Reducing hospital readmissions could lower the cost of care

Reducing hospital readmission rates can greatly lower health care spending.

The rising cost of healthcare has wide-reaching effects for Americans. As many face spending an even greater percentage of their income on medical costs in 2015, both consumer and patient advocacy groups are on the lookout for means of reducing the financial burden on families. 

After performing a survey of 300 health care quality professionals, ASQ, a quality standard reporting firm, found that reducing readmission rates should be a top priority for healthcare organizations seeking to manage costs. 

The Center for Medicaid and Medicare Services began penalizing hospitals for 30-day readmissions in 2012, then doubled that penally in 2014. According to data from the Healthcare cost utilization Project, the average cost of pneumonia readmission is $13,000, 135 percent the cost of an initial pneumonia admission.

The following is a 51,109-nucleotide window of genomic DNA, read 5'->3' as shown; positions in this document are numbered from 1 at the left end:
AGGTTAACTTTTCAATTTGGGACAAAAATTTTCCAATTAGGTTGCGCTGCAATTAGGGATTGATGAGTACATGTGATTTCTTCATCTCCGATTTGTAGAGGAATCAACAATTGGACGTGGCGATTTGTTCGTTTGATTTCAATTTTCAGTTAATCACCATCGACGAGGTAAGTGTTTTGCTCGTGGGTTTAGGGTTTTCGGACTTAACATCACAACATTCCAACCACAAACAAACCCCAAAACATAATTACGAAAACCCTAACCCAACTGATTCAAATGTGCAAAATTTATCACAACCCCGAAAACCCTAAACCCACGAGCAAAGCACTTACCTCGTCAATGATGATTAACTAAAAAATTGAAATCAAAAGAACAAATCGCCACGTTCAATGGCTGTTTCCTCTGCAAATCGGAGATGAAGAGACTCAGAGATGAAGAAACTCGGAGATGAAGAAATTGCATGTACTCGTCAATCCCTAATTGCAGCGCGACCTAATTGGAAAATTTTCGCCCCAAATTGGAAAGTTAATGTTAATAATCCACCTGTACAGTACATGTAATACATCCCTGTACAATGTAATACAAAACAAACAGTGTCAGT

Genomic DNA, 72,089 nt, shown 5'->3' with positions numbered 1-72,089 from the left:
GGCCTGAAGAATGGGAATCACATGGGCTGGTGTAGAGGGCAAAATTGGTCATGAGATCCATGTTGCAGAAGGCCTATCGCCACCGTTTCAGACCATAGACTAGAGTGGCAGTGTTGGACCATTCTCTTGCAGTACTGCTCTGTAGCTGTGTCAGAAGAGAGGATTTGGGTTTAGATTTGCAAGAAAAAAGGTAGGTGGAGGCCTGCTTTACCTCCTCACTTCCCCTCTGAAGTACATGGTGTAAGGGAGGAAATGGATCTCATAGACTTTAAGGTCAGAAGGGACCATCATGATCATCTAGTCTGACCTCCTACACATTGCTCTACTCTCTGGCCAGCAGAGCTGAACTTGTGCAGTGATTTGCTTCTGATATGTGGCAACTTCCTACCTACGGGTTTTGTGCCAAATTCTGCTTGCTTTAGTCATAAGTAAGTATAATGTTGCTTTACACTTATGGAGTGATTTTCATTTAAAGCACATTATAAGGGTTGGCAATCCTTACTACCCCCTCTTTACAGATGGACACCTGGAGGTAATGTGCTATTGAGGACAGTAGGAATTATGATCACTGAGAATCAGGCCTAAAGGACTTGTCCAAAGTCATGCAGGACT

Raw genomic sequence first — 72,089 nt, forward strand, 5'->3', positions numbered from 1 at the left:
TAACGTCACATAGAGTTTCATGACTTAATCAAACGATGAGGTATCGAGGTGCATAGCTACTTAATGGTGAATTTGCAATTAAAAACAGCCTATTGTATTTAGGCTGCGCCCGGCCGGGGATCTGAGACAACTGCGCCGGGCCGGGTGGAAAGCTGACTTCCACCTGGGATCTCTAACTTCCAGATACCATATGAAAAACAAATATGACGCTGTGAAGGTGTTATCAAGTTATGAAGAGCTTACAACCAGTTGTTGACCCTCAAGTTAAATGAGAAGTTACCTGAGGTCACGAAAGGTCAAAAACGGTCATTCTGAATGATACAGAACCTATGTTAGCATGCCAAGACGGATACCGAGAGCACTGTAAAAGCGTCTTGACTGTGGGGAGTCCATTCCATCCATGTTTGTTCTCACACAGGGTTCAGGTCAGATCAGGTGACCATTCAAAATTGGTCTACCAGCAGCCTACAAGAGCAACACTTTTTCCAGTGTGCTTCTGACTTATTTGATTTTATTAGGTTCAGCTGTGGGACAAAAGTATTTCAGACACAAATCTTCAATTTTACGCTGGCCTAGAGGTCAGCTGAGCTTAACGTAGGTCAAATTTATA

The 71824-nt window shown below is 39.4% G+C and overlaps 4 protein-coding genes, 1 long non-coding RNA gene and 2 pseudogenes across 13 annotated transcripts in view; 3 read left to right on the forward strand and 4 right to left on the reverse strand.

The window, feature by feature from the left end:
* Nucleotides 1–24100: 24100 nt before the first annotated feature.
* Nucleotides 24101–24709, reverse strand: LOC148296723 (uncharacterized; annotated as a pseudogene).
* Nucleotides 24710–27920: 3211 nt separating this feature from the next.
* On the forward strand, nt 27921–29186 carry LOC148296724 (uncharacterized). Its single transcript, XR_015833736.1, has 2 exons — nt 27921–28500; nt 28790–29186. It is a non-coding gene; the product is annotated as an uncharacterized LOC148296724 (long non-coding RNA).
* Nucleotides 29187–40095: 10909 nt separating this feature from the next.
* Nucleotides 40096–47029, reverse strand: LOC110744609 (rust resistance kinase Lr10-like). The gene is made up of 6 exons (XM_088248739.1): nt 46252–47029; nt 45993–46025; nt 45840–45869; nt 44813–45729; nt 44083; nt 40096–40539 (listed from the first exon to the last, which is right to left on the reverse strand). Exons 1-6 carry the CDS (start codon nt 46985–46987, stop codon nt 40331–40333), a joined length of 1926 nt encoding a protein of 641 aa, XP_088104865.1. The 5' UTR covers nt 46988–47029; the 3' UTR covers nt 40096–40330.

Although the source reports that all-cause readmission have been declining since 2013, greater attention is needed to find new and innovative ways for reducing readmission rates. 

Big Data analytics have helped to some extent in this regard, and as electronic health records continue to gain wide acceptance, the information they hold could eventually provide insight on lowering rates. For example, one study by Health Services Research have found that pressure ulcer statistics can help predict whether a nursing home will readmit residents to the hospital. 

As more powerful analytics become available, providers could soon learn more effective warning signs that speak to a patient's likelihood of being readmitted. However, the process of building the data libraries necessary to provide these findings could take some time. If your facility is currently struggling with healthcare revenue cycle management, then the decision to outsource receivables management could result in a decrease in the dollars written off to bad debt as well as a more manageable claims load per collector.